Basalt’s first retail pot store approved, aims for October opening
The owners of Basalt’s first retail marijuana store aim to open their operation in the Southside neighborhood sometime in October after securing approval from the Town Council on Tuesday night.
The council voted 4-2 to approve a retail marijuana license for a store called Roots RX at 165 Southside Drive. The co-owners are Pete Tramm, of Basalt, and Robert Holmes, of Aspen, who have a company called RFSCB LLC.
The Basalt council lifted a moratorium on retail marijuana operations earlier this year and decided it would issue only two licenses. An application is pending for the second license, according to Police Chief Greg Knott.
The application for Roots RX was approved by Mayor Jacque Whitsitt and council members Bernie Grauer, Rob Leavitt and Herschel Ross. Councilmen Rick Stevens and Mark Kittle opposed granting the license, though they didn’t state their reasons.
Councilman Gary Tennenbaum wasn’t able to attend.
An audience member who attended the hearing asked if the store complies with town regulations that require a buffer of at least 500 feet from a child care facility, 500 feet from a park and 1,000 feet from a school. Town staff members said the site complies. It also complies with a requirement that no signs be visible for the business along a school route.
The owner of a construction business located next to the store site said there isn’t enough parking for existing business plus the retail operation, but town officials said the site meets Basalt’s code requirements.
Basalt’s attorney, Tom Smith, told the council that the town’s water attorney, Tom Kinney, notified him that the U.S. Bureau of Reclamation has taken the position that no water it supplies can be used in any way by a marijuana operation. Basalt contracts for water from the Reclamation Bureau from Ruedi Reservoir.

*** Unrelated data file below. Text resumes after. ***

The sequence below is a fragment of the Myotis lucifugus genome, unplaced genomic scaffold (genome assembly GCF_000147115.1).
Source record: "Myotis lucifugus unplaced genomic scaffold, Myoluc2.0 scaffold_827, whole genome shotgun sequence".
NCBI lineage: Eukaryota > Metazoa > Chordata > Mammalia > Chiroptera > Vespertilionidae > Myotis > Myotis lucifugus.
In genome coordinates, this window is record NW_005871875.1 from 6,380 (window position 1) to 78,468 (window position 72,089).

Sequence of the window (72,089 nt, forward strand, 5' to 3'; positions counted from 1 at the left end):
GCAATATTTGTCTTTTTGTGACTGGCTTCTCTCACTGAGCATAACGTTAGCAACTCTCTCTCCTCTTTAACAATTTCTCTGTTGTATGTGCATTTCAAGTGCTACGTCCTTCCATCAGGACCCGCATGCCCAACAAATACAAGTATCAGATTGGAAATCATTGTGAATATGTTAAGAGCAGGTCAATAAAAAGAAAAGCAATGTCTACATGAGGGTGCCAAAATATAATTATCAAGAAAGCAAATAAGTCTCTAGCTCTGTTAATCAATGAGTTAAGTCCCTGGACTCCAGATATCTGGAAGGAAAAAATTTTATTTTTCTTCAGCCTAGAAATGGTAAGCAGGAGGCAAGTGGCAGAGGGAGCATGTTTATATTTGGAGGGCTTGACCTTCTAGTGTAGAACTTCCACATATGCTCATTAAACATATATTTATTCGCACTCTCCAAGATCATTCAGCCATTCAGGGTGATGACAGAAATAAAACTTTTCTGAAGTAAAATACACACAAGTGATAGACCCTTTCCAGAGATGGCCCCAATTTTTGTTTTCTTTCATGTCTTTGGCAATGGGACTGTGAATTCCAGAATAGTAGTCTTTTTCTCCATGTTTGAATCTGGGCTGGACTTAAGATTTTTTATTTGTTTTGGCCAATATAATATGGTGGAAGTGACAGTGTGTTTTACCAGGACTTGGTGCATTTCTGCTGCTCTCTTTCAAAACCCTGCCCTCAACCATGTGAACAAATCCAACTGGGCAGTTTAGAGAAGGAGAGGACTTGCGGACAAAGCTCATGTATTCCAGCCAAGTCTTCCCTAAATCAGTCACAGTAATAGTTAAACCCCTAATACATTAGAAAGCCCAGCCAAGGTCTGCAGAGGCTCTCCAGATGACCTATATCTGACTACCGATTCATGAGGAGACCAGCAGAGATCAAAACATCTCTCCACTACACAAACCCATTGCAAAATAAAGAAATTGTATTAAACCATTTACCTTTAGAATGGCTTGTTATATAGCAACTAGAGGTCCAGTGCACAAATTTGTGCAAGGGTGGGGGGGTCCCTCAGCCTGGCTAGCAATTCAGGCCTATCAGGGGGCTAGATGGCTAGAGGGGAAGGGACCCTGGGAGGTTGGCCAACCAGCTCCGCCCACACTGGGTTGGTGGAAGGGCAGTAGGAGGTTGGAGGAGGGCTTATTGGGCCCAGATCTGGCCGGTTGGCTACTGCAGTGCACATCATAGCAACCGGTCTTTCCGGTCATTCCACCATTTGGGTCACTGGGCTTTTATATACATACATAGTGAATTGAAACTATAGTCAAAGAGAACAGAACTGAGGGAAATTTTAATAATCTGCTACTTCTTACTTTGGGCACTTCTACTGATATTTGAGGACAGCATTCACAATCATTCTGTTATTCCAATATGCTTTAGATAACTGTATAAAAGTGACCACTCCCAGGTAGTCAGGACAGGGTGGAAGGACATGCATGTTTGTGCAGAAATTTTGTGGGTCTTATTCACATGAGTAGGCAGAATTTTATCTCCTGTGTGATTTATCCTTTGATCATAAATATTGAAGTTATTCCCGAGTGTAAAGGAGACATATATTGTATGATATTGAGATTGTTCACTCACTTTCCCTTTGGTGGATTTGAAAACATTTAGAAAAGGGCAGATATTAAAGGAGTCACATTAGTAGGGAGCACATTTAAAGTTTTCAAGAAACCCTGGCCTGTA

Roots RX won’t have a grow operation. Its only water use is for a bathroom.
In theory, Smith said, turning on a faucet or flushing a toilet at the Roots RX store could put the town’s water contract at risk. However, the U.S. Attorney General’s Office has adopted a hands-off policy with the lawful operation of voter-approved marijuana businesses in Colorado and Washington. Smith said the Reclamation Bureau is unlikely to single out Basalt’s water contract for litigation. Hundreds of marijuana business exist throughout Colorado that likely use water sources tied to the Reclamation Bureau, he said.
“I’m not perceiving it as a realistic risk at this point,” Smith told the council.
After a mild case of hand-wringing by some council members, the board decided to proceed with a vote on the license application rather than table the issue for further investigation of the water implications.
“My thought is this seems like a pretty far-fetched thing,” Whitsitt said. “It seems crazy to hold this up.”
The board approved the one-year license with a condition that it can reconsider if the operation places its water contract with the Reclamation Bureau in jeopardy. The license will go through an annual review for renewal, similar to liquor licenses.
Tramm said after the meeting that the store will open as soon as construction to retrofit the interior is completed. He said it will aim for mid-October.
Town residents will vote in November whether to approve a special tax on retail sales of marijuana. During Tuesday’s meeting, it was noted that the tax revenue could potentially be used to enhance preschool education efforts in Basalt.
“Stoners for education,” Ross quipped.
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